Originally published on theconversation.com
Carl Orff’s Carmina Burana is one of only a handful of 20th century classical concert pieces that can claim to have become embedded in popular culture. Its opening movement in particular has featured in epic film battle scenes, coffee, beer and cologne commercials, dancefloor hits and even inspired an internet meme about misheard lyrics.
Both the origins of the work and its composer are, however, much less known. Born in Munich in 1895, Orff’s lasting musical contribution outside composition was in the field of music education.
What we know today as Orff Schulwerk is an approach to teaching music that encourages children to explore and develop their musical creativity through singing, improvisation, movement, and rhythmic play.
Orff Schulwerk became influential across the West in the years after the second world war (and helped make percussion instruments in particular part of the standard kit of the school music room) but Carmina Burana — the sound of which reflects some of the vocal and percussive interests of the Schulwerk approach — dates from just before the onset of that war.
Premiering in June 1937 at the Frankfurt Opera, its compositional history therefore also intersects with aspects of the racial, cultural and aesthetic cultural policies the Nazi Party introduced across Germany after its rise to power in 1933.
An earthy manuscript
The title simply means “Songs from Beuern” in Latin. Beuern is a variant of the German word for Bavaria, Bayern, but here it specifically refers to a village south of Munich at the foothills of the Bavarian Alps.
The village was home to a Benedictine monastery founded in 733. When it was dissolved in 1083, its library was transferred to the Court Library at Munich.
There, in 1847, a modern edition was made of perhaps the most remarkable work in the collection: a beautifully illuminated manuscript of secular poems in both Latin and Middle High German. These “Carmina Burana” soon became well-known across Europe.
In the mid 1930s Orff asked the German poet and jurist Michel Hofmann to organise 24 of those poems into a libretto for what he envisioned as a kind of secular oratorio with staging elements. The original poems had been preserved with their own melodies, but Orff was not aware of their existence when composing his own settings.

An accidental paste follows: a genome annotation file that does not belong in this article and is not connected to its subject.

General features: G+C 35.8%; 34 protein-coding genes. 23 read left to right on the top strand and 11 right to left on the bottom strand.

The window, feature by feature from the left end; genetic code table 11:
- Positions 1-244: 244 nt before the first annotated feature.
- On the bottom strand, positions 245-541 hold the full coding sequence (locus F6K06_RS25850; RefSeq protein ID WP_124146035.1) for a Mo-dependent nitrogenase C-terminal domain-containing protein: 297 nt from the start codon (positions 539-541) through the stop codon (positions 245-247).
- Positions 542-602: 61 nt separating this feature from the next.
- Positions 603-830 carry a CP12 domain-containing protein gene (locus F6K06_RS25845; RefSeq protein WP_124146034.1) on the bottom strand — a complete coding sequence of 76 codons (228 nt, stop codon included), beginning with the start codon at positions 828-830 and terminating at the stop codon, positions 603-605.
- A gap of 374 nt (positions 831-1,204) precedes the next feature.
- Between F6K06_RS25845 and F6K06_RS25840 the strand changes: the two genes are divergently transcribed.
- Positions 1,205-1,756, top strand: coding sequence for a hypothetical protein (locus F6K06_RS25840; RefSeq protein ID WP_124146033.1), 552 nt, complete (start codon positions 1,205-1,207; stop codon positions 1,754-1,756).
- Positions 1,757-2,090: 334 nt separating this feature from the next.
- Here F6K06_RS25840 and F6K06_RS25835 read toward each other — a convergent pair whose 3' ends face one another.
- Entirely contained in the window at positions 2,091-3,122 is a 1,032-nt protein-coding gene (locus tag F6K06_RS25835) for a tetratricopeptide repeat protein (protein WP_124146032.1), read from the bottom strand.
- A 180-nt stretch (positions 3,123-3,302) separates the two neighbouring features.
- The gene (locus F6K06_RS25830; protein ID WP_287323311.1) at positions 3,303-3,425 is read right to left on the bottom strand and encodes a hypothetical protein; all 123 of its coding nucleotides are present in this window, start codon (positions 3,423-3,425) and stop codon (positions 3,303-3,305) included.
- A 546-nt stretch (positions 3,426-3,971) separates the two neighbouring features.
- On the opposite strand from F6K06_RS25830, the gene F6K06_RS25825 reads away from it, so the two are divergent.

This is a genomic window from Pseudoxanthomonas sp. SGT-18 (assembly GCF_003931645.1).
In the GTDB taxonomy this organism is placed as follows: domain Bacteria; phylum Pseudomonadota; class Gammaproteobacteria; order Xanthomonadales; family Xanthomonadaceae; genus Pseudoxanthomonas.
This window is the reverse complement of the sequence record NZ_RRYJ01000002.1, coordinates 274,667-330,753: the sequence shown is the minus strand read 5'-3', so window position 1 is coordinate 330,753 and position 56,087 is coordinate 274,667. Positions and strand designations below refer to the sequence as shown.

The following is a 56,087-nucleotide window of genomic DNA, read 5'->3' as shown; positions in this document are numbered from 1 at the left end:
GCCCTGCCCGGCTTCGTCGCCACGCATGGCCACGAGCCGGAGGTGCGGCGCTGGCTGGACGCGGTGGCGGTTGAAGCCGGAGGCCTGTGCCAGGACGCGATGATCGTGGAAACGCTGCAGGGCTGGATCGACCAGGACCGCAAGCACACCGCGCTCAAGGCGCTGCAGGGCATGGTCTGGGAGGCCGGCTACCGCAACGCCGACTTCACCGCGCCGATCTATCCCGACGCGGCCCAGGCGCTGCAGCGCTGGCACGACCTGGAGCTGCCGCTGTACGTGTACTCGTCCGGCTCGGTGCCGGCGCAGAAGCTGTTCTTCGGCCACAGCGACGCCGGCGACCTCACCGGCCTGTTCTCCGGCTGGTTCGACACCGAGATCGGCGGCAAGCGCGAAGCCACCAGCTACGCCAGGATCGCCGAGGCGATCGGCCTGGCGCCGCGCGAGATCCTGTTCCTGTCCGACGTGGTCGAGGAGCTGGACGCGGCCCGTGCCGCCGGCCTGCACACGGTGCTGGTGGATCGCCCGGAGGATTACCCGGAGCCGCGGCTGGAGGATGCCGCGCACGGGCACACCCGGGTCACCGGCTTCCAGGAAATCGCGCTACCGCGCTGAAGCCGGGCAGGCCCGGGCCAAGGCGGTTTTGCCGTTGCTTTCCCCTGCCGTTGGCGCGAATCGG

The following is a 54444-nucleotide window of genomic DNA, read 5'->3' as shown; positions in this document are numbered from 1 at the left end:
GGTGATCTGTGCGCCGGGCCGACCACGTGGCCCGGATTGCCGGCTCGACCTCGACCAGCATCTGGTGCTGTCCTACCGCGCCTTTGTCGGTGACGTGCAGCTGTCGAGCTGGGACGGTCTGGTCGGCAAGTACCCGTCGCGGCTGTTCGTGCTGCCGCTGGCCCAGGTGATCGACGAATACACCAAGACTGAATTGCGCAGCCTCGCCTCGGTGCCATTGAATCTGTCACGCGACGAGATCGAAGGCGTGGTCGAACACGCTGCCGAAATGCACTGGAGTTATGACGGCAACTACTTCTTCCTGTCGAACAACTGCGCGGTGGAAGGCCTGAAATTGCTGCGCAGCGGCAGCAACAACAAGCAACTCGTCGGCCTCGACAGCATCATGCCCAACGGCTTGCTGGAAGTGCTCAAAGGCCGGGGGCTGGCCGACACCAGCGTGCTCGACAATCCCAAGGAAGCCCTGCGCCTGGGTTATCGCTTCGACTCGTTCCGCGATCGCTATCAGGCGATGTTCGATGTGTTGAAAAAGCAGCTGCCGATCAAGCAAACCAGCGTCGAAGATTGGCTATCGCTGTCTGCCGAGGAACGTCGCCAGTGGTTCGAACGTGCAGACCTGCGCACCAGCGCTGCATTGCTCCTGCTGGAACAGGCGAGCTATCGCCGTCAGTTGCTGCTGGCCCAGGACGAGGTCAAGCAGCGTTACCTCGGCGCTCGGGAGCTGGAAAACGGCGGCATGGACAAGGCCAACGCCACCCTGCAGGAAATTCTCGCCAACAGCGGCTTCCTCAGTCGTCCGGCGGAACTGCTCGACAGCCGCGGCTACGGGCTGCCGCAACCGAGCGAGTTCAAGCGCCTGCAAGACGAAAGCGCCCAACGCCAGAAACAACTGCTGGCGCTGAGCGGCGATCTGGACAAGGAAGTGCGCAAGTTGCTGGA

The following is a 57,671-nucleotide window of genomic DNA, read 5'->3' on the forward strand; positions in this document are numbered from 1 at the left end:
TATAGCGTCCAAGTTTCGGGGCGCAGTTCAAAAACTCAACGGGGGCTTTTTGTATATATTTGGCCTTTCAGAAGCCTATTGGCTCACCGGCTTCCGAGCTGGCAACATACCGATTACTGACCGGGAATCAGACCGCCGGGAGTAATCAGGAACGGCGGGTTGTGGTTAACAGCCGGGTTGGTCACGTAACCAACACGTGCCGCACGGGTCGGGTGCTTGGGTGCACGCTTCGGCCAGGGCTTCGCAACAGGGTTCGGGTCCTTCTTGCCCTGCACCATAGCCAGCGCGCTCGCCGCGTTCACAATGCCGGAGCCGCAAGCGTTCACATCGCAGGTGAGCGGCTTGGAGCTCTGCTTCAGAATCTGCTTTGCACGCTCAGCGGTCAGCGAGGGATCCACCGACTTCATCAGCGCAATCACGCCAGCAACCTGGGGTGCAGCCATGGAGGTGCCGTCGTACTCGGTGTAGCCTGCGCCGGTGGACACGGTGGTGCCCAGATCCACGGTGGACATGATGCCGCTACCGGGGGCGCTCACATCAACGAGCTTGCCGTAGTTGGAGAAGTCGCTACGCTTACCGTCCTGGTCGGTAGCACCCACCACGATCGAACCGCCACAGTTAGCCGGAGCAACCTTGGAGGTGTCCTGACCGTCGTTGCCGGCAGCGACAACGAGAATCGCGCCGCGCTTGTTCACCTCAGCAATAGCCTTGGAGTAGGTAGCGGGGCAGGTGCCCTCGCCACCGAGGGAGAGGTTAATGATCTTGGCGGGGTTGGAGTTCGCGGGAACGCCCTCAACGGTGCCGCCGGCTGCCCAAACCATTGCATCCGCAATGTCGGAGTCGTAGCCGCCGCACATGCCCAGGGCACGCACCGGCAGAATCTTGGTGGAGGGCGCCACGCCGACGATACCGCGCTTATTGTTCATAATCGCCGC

The full title — Songs of Beuern: Secular songs for singers and choruses to be sung together with instruments and magical images — reminds us the original performances were more than concerts. They were envisioned as theatrical events.
The famous opening chorus, O Fortuna, velut Luna (O Fortune, like the moon) refers to the Wheel of Fortune and the vagaries of fate. Returning in full at the end, the chorus gives the work a dramatic and musical frame.
Inside that frame, Orff and his librettist placed three groups of poems that deal with, respectively, the transient joys of springtime (Primo Vera), the tavern (In Taberna), and erotic love (Cour d’amours).
Much of the pleasure I suspect we receive from Carmina Burana comes not just from the high literary quality of these poems but also from the fact they concern themselves with topics far from what we might imagine were the usual interests of a benedictine monastery. They can be punchy, earthy, funny — and sometimes surprisingly confronting.
I would challenge any carnivore to hear the extraordinary twelfth movement Olim Lacus Colueram (“Once I lived on lakes”) which gives voice to a roasting swan, and not be drawn to contemplate – if only for a moment – vegetarianism.
But is it fascist?
In his book The Twisted Muse (1997), musicologist Michael Kater asserts that Orff was a central figure in what he describes as a “School of Nazi modernism” which also included composers Werner Egk, Boris Blacher, Gottfried von Einem and Rudolf Wagner-Régeny.